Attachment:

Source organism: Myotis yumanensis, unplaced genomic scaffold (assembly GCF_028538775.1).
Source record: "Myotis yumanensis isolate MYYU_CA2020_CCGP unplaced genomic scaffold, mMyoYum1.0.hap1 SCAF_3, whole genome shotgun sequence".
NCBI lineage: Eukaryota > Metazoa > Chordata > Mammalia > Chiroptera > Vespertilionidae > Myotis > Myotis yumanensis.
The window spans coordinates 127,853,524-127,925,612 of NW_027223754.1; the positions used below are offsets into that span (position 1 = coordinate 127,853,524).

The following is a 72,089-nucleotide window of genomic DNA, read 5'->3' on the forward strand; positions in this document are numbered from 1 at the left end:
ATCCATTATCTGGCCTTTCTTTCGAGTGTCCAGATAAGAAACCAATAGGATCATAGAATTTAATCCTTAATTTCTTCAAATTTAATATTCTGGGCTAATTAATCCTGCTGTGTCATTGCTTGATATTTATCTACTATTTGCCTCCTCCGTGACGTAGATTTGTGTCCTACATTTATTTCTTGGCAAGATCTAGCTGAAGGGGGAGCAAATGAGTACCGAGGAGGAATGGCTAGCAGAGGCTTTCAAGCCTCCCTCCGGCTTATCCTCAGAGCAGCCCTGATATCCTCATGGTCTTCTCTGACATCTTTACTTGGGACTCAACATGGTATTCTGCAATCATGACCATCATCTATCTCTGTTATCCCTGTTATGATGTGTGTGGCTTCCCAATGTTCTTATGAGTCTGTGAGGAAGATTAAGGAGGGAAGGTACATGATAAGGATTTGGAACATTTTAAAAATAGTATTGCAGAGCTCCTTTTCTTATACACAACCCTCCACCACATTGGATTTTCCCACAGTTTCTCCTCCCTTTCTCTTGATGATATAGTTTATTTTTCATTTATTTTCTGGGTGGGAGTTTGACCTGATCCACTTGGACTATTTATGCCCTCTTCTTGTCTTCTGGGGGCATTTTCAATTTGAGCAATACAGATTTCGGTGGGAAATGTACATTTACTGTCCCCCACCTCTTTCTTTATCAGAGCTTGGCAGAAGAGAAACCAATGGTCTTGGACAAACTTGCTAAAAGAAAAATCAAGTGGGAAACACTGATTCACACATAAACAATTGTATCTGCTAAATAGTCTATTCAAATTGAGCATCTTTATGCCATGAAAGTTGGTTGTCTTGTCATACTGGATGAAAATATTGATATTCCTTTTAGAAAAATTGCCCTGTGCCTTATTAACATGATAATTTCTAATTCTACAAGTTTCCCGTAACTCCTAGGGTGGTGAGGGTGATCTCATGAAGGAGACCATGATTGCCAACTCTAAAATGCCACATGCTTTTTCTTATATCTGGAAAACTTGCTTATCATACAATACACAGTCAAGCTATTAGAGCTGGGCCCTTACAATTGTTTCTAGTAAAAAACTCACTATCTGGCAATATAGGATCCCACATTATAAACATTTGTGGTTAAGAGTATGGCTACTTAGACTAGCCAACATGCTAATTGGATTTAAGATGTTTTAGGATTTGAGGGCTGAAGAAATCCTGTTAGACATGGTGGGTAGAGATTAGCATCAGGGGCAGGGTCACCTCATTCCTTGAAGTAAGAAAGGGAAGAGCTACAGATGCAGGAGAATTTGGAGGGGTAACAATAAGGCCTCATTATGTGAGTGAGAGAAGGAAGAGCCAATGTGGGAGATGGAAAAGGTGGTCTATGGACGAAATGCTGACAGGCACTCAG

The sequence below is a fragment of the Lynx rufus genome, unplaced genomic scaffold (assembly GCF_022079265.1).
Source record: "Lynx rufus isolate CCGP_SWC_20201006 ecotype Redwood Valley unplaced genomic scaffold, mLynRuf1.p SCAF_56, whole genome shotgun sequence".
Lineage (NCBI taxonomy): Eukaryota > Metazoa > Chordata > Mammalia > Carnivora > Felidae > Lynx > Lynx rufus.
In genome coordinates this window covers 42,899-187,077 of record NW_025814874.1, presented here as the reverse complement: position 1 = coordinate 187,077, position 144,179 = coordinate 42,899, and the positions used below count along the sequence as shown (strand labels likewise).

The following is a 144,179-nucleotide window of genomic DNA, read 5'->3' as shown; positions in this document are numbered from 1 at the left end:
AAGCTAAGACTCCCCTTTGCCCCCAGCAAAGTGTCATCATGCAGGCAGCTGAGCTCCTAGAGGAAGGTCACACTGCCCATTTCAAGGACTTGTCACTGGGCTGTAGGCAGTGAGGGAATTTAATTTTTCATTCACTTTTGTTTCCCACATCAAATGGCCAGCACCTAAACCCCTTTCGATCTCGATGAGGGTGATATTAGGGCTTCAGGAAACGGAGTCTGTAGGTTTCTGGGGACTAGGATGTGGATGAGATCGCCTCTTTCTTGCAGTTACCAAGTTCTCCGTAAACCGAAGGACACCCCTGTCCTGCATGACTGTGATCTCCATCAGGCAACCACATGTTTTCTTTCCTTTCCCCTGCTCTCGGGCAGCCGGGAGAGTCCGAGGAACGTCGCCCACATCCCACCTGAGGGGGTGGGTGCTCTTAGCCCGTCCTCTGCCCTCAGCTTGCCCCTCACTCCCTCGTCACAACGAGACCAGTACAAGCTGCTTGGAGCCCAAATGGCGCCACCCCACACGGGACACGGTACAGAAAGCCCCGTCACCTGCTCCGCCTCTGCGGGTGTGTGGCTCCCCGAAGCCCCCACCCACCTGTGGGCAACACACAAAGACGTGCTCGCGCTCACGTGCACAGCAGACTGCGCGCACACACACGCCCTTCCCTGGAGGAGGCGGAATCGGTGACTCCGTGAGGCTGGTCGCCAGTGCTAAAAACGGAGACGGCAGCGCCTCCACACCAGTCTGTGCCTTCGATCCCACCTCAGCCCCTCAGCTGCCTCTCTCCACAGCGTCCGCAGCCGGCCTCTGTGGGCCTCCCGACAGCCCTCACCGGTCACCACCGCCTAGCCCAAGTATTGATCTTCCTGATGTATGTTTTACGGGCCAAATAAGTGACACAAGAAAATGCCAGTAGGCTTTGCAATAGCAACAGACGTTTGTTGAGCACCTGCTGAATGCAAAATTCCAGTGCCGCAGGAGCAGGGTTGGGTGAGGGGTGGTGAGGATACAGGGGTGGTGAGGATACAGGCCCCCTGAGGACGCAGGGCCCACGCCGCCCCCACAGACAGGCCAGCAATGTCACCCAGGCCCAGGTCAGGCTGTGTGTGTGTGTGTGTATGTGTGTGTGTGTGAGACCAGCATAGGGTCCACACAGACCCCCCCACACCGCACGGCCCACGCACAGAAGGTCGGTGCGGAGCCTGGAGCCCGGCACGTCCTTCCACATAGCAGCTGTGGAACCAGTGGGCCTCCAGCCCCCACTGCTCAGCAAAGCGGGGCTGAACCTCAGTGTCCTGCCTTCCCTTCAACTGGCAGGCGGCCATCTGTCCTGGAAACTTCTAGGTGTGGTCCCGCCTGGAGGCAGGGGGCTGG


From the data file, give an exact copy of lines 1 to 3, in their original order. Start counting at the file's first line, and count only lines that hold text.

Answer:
Source organism: Myotis yumanensis, unplaced genomic scaffold (assembly GCF_028538775.1).
Source record: "Myotis yumanensis isolate MYYU_CA2020_CCGP unplaced genomic scaffold, mMyoYum1.0.hap1 SCAF_3, whole genome shotgun sequence".
NCBI lineage: Eukaryota > Metazoa > Chordata > Mammalia > Chiroptera > Vespertilionidae > Myotis > Myotis yumanensis.